When I was a kid, I drank soda pop. But back then there were no 2-liter bottles or Double Big Gulps. Nor were there millions of vending machines and hundreds of thousands of fast-food outlets tempting us to plunk down a buck or two for a 20 oz. bottle…or a 40 oz. bucket. If we still drank 6.5 oz. bottles of “liquid candy” on special occasions, soda wouldn’t be a major threat to our health.
I stopped drinking pop in the 1970s, around the time the soda industry was perfecting its marketing machine. As people tripled their gulps of soda, obesity rates tripled in kids and doubled in adults. (Not that soda was entirely to blame.) Type 2 diabetes, which is partly caused by obesity, also shot up.
There is plenty of evidence showing that sugar drinks lead to weight gain. Studies find that people don’t compensate for liquid calories by eating less the rest of the day.
Since 1998, Americans have been wising up. Based on data from the industry publication Beverage Digest, per capita consumption of “carbonated sugar drinks” (which includes regular soda and energy drinks, but not sports drinks, fruit drinks, ades, teas, and sugary waters) dropped by a remarkable 25 percent. Regular Coke is down by 34 percent and Pepsi by an astounding 51 percent.
The soda giants—no surprise—are doing everything they can to restore their profits. Coke recently said that it was adding $1 billion to its $3 billion annual global advertising budget. Companies appear to be spending more advertising dollars on minority populations. And they’re buying up small companies whose flavored waters, teas, and fruit juices fetch higher prices than soda.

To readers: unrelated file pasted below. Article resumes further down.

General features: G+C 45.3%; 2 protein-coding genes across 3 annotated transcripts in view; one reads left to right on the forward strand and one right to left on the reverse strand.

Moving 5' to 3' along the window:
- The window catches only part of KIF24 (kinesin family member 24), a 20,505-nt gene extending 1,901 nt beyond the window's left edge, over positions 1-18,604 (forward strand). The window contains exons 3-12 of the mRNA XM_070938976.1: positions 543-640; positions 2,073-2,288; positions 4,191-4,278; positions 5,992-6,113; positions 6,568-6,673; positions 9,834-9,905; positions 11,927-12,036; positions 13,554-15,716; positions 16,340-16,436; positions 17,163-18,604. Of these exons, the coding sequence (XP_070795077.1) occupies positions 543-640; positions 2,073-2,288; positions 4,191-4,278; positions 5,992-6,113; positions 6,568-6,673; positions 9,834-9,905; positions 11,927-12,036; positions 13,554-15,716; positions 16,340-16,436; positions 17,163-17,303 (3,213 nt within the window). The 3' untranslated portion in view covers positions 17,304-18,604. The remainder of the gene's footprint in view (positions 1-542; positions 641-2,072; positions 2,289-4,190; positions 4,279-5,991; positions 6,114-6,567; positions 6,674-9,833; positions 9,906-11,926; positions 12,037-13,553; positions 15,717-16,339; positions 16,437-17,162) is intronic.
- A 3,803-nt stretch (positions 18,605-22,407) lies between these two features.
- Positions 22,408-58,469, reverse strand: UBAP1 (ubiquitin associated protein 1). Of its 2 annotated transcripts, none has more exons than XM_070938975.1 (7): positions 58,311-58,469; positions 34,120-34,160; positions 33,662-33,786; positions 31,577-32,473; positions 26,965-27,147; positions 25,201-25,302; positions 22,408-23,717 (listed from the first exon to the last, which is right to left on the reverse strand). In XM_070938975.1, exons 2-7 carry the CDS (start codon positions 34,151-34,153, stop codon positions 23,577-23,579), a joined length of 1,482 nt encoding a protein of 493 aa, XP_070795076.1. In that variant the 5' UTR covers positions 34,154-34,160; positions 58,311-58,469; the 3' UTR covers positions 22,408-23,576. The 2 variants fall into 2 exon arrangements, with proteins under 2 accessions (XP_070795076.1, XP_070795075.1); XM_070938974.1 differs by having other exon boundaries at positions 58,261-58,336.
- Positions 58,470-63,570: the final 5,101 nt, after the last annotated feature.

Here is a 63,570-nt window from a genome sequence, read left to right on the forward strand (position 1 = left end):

The industry’s largest target is developing countries. Coca-Cola and Pepsi are investing an astounding $25 billion over the next five years in just four countries: China, India, Brazil, and Mexico. Mexico has overtaken the United States in per capita soda consumption—and obesity. In response, that country recently levied an excise tax on sugar drinks (and snack foods) that quickly cut consumption by 5 percent.
Company executives are drooling over potential profits from India and China, each with four times the U.S. population. Per capita consumption is only 13 (8 oz.) servings per year in India and 43 per year in China…compared to 486 in the United States. If those countries boosted their consumption only modestly, the profits would pour in.
It’s sad to see developing countries follow us down that road, knowing that sugar drinks will boost obesity, and that obesity raises the risk of diabetes, heart disease, and some cancers (like breast, colon, uterine, pancreatic, and esophageal).
In the United States, warning labels and excise taxes could help curb consumption, supermarkets and restaurants could build in price incentives that encourage people to go for lower-calorie drinks, and cities could restrict portion sizes at restaurants (as New York has been trying to do).
Better yet, the Food and Drug Administration could restrict added sugars in beverages to about one-fourth the current (roughly) 9 teaspoons per 12 ounces, as CSPI petitioned the agency to do in 2013. That would largely solve the soft-drink problem.
Michael F. Jacobson, Ph.D.
Center for Science in the Public Interest